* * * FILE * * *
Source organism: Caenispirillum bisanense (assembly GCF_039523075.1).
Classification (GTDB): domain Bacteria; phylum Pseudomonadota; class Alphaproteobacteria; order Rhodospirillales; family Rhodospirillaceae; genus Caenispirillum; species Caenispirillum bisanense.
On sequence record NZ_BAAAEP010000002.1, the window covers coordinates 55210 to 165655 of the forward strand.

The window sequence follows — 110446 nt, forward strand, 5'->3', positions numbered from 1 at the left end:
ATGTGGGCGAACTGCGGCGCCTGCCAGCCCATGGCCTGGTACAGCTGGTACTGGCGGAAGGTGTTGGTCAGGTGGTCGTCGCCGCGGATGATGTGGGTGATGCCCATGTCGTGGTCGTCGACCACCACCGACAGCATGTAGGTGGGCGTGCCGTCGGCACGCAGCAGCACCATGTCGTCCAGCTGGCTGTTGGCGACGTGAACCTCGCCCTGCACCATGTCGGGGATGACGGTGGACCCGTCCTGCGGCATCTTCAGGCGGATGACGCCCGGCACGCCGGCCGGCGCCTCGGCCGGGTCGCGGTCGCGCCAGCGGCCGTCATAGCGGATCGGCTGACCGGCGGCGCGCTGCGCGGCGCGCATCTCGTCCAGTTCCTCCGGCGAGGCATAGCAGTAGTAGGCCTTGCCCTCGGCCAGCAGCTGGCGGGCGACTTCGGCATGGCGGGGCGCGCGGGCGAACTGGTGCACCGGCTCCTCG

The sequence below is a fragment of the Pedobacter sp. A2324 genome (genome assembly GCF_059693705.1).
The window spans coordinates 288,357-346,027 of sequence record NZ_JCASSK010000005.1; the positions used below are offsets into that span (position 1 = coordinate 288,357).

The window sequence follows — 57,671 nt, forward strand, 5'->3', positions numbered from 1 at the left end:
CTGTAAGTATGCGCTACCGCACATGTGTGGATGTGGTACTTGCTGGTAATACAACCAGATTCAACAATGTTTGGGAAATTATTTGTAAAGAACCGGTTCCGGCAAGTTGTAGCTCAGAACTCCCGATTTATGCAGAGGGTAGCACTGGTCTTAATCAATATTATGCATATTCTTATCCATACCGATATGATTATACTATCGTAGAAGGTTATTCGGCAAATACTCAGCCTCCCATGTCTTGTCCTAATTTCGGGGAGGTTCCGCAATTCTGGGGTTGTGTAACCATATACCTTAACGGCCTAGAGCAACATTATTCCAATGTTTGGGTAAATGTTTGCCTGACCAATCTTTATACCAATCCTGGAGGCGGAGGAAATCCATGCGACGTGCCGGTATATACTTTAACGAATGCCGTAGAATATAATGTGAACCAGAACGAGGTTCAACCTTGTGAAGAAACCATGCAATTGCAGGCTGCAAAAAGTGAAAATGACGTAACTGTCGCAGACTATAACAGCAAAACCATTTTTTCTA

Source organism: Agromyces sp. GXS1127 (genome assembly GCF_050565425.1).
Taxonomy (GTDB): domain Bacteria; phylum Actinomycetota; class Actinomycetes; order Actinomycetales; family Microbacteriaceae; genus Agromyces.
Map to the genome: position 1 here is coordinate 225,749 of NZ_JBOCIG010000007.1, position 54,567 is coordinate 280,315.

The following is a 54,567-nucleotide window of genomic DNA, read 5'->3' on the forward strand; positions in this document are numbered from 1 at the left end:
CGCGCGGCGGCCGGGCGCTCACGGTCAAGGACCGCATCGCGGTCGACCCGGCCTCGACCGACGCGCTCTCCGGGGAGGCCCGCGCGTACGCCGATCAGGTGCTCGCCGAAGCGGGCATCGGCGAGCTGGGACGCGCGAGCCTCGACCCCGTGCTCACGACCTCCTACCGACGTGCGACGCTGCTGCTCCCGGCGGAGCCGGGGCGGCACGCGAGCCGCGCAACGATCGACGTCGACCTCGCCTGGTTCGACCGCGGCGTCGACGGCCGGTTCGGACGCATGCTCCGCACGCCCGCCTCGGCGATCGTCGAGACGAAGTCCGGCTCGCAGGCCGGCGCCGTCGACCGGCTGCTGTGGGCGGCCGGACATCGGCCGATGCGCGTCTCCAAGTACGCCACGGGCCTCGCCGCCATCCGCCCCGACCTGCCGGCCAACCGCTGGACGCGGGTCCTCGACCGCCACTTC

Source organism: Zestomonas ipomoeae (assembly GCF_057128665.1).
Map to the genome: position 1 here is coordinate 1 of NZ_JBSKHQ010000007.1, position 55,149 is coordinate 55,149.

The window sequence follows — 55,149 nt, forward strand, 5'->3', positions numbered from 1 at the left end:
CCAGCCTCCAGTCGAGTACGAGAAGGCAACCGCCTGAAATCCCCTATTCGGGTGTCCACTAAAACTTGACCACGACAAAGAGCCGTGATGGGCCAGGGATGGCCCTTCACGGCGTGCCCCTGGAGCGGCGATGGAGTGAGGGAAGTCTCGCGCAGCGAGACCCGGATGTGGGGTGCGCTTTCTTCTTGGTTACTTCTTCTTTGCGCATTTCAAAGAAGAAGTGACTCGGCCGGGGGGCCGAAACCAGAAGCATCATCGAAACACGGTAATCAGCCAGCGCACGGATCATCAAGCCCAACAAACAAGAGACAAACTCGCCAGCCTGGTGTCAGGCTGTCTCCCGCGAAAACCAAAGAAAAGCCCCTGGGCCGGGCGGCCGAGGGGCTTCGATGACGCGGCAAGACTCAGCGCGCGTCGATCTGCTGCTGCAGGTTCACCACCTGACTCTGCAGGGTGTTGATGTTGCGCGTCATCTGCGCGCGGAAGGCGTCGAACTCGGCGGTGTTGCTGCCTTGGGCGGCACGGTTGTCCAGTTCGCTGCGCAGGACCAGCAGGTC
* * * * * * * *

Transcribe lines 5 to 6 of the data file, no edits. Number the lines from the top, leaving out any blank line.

ATGTGGGCGAACTGCGGCGCCTGCCAGCCCATGGCCTGGTACAGCTGGTACTGGCGGAAGGTGTTGGTCAGGTGGTCGTCGCCGCGGATGATGTGGGTGATGCCCATGTCGTGGTCGTCGACCACCACCGACAGCATGTAGGTGGGCGTGCCGTCGGCACGCAGCAGCACCATGTCGTCCAGCTGGCTGTTGGCGACGTGAACCTCGCCCTGCACCATGTCGGGGATGACGGTGGACCCGTCCTGCGGCATCTTCAGGCGGATGACGCCCGGCACGCCGGCCGGCGCCTCGGCCGGGTCGCGGTCGCGCCAGCGGCCGTCATAGCGGATCGGCTGACCGGCGGCGCGCTGCGCGGCGCGCATCTCGTCCAGTTCCTCCGGCGAGGCATAGCAGTAGTAGGCCTTGCCCTCGGCCAGCAGCTGGCGGGCGACTTCGGCATGGCGGGGCGCGCGGGCGAACTGGTGCACCGGCTCCTCG

The sequence below is a fragment of the Pedobacter sp. A2324 genome (genome assembly GCF_059693705.1).